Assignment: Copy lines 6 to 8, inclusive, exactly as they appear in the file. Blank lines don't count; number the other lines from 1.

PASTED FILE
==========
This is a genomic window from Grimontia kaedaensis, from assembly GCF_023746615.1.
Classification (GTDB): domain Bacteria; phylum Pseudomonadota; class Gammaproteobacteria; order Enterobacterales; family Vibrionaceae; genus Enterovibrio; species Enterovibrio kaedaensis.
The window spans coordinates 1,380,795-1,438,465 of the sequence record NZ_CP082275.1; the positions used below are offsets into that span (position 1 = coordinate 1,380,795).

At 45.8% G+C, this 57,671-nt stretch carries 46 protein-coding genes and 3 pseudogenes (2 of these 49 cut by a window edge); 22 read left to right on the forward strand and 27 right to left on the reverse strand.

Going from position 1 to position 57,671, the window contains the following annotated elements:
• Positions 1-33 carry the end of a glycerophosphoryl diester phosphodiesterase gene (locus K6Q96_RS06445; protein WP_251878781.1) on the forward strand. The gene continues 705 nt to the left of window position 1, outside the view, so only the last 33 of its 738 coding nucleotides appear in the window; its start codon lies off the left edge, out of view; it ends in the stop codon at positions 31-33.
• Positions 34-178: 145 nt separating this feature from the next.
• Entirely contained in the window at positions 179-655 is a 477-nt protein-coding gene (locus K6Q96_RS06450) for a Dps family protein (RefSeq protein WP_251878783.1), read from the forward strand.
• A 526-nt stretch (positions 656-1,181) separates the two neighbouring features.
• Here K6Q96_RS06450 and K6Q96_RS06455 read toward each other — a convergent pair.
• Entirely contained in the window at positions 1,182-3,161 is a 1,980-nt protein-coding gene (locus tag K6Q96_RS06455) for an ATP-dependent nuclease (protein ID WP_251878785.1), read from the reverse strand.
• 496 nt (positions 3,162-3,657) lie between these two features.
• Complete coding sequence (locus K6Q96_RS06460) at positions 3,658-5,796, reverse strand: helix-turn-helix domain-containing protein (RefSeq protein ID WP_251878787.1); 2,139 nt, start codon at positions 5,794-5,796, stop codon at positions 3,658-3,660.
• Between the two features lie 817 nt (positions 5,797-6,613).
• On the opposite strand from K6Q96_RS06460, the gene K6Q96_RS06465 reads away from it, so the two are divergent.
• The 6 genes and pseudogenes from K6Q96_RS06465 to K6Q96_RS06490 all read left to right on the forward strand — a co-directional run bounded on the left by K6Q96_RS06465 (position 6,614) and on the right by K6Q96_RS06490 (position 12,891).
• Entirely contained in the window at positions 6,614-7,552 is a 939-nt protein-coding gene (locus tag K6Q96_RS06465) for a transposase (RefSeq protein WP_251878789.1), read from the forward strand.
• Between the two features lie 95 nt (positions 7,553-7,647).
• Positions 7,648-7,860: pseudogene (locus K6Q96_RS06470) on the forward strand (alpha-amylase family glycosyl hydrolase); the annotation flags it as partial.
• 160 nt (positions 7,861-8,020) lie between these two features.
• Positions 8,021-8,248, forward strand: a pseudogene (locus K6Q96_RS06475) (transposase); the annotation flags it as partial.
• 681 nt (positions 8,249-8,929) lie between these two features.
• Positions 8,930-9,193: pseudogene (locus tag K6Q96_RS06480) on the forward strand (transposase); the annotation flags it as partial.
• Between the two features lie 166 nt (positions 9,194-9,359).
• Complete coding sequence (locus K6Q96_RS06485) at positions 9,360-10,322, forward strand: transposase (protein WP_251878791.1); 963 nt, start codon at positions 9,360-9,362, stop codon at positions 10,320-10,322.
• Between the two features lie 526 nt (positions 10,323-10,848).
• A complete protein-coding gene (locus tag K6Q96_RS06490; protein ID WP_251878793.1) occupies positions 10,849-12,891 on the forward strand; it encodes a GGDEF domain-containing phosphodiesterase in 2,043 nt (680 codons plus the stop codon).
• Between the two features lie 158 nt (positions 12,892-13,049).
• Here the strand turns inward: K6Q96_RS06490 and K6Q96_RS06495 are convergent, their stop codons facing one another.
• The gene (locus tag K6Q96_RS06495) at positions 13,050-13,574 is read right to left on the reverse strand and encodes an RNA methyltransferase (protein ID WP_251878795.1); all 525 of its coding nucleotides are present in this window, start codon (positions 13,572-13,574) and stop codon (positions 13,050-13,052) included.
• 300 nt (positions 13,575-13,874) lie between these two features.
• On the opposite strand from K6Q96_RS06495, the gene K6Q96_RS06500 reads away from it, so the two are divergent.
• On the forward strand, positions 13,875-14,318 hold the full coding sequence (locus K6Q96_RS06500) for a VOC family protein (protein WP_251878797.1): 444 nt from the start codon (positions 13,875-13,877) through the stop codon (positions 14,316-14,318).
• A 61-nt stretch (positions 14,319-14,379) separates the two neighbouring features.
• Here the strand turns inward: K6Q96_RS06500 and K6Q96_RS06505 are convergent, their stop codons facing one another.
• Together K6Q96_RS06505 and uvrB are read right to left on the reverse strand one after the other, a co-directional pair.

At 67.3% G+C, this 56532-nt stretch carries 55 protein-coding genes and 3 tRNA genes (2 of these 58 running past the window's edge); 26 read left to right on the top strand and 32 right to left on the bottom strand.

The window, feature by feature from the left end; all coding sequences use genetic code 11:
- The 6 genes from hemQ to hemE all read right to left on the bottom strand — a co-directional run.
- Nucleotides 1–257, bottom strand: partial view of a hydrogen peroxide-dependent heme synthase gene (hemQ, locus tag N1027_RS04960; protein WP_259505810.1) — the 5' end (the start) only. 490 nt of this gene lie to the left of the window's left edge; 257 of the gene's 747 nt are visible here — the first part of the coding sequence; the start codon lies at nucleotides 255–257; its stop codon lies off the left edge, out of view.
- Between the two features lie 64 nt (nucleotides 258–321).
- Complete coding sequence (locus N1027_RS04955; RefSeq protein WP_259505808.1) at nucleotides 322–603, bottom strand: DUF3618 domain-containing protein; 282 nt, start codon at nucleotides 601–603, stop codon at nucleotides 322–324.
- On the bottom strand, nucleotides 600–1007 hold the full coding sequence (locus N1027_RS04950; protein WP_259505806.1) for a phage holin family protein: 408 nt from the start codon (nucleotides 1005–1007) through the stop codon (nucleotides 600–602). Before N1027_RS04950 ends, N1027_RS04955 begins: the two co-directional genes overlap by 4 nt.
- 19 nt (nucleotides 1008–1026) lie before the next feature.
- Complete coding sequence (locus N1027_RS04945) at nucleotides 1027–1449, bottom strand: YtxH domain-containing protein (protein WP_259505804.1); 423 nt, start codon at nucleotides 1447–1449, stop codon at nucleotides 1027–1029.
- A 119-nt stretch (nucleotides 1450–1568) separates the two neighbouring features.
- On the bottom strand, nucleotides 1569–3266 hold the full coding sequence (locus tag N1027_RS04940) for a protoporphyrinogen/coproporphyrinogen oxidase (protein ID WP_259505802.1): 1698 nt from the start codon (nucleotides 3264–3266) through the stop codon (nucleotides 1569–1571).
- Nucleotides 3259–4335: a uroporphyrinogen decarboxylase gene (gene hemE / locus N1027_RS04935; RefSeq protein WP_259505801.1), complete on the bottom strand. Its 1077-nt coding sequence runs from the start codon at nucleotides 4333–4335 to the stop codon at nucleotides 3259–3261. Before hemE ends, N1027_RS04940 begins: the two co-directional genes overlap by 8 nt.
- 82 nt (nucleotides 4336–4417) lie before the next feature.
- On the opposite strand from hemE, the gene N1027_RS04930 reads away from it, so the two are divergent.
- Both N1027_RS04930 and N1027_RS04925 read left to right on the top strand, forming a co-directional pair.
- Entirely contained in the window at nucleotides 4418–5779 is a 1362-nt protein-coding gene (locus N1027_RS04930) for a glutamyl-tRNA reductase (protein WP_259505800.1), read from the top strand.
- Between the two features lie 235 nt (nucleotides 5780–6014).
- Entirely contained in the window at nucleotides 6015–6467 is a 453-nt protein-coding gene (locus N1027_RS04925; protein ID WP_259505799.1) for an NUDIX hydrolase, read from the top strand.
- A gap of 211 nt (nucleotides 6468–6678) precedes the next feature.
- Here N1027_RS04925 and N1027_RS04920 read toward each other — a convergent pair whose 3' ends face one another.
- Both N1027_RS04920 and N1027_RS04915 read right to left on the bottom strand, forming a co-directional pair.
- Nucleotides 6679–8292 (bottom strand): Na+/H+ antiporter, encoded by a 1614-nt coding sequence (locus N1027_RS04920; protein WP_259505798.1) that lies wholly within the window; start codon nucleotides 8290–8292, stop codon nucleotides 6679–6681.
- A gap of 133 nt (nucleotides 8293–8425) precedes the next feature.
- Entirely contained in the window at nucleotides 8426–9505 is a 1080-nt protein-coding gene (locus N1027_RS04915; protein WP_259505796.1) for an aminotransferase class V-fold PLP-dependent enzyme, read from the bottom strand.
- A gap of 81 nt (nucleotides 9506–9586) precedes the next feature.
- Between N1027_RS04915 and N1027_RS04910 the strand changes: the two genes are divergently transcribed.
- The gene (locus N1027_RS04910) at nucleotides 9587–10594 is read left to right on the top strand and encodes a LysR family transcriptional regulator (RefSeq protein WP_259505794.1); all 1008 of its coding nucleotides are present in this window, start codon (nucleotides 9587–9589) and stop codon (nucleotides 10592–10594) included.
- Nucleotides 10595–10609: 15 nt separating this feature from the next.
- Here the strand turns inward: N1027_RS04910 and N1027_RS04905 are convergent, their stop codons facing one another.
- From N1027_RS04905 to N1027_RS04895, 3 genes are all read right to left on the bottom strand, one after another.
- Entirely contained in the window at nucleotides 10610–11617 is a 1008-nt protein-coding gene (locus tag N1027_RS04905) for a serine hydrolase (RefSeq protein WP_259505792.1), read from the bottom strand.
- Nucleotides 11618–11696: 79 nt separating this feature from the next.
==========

• Positions 1-33 carry the end of a glycerophosphoryl diester phosphodiesterase gene (locus K6Q96_RS06445; protein WP_251878781.1) on the forward strand. The gene continues 705 nt to the left of window position 1, outside the view, so only the last 33 of its 738 coding nucleotides appear in the window; its start codon lies off the left edge, out of view; it ends in the stop codon at positions 31-33.
• Positions 34-178: 145 nt separating this feature from the next.
• Entirely contained in the window at positions 179-655 is a 477-nt protein-coding gene (locus K6Q96_RS06450) for a Dps family protein (RefSeq protein WP_251878783.1), read from the forward strand.